• Some portions of the detailed description included herein are presented in terms of algorithms or symbolic representations of operations on binary digital signals stored within a memory of a specific apparatus or special purpose computing device or platform. In the context of this particular specification, the terms specific apparatus, special purpose computer, special purpose electronic computing device, or the like includes, for example, a general purpose computer/processing unit once it is programmed to perform particular operations pursuant to instructions from program software. Algorithmic descriptions or symbolic representations are examples of techniques used by those of ordinary skill in the signal processing or related arts to convey the substance of their work to others skilled in the art. An algorithm is here, and generally, considered to be a self-consistent sequence of operations or similar signal processing leading to a desired result. In this context, operations or processing involve physical manipulation of physical quantities. Typically, although not necessarily, such quantities may take the form of electrical or magnetic signals capable of being stored, transferred, combined, compared or otherwise manipulated. It has proven convenient at times, principally for reasons of common usage, to refer to such signals as bits, data, values, elements, symbols, characters, terms, numbers, numerals, or the like. It should be understood, however, that all of these or similar terms are to be associated with appropriate physical quantities and are merely convenient labels. Unless specifically stated otherwise, as apparent from the discussion herein, it is appreciated that throughout this specification discussions utilizing terms such as “processing,” “computing,” “calculating,” “determining” or the like refer to actions or processes of a specific apparatus, such as a special purpose computer or a similar special purpose electronic computing device. In the context of this specification, therefore, a special purpose computer or a similar special purpose electronic computing device is capable of manipulating or transforming signals, typically represented as physical electronic or magnetic quantities within memories, registers, or other information storage devices, transmission devices, or display devices of the special purpose computer or similar special purpose electronic computing device.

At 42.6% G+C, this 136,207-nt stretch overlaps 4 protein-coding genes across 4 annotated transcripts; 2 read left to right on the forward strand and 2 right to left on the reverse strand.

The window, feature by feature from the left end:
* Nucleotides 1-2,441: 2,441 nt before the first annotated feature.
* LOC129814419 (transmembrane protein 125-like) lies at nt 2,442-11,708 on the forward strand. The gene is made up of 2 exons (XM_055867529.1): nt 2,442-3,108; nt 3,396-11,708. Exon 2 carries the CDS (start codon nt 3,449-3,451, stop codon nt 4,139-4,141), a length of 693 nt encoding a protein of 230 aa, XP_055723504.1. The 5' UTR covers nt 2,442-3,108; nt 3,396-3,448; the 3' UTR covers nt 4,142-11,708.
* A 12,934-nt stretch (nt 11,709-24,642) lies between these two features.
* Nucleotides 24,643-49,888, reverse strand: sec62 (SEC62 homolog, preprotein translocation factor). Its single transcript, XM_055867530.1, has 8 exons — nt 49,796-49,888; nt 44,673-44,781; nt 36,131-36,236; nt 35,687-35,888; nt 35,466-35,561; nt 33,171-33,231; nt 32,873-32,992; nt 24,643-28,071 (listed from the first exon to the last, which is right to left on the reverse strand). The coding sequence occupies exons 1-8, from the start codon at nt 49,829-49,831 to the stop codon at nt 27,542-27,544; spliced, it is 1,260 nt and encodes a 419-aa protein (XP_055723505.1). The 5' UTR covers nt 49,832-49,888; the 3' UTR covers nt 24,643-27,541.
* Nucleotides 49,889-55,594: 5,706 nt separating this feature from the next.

• Wireless communication techniques described herein may be in connection with various wireless communication networks such as a wireless wide area network (WWAN), a wireless local area network (WLAN), a wireless personal area network (WPAN), and so on. The term “network” and “system” may be used interchangeably herein. A WWAN may be a Code Division Multiple Access (CDMA) network, a Time Division Multiple Access (TDMA) network, a Frequency Division Multiple Access (FDMA) network, an Orthogonal Frequency Division Multiple Access (OFDMA) network, a Single-Carrier Frequency Division Multiple Access (SC-FDMA) network, a Long Term Evolution (LTE) network, a WiMAX (IEEE 802.16) network, or any combination of the above networks, and so on. A CDMA network may implement one or more radio access technologies (RATs) such as cdma2000, Wideband-CDMA (W-CDMA), to name just a few radio technologies. Here, cdma2000 may include technologies implemented according to IS-95, IS-2000, and IS-856 standards. A TDMA network may implement Global System for Mobile Communications (GSM), Digital Advanced Mobile Phone System (D-AMPS), or some other RAT. GSM and W-CDMA are described in documents from a consortium named “3rd Generation Partnership Project” (3GPP). Cdma2000 is described in documents from a consortium named “3rd Generation Partnership Project 2” (3GPP2). 3GPP and 3GPP2 documents are publicly available. A WLAN may comprise an IEEE 802.11x network, and a WPAN may comprise a Bluetooth network, an IEEE 802.15x, for example. Wireless communication implementations described herein may also be used in connection with any combination of WWAN, WLAN and/or WPAN.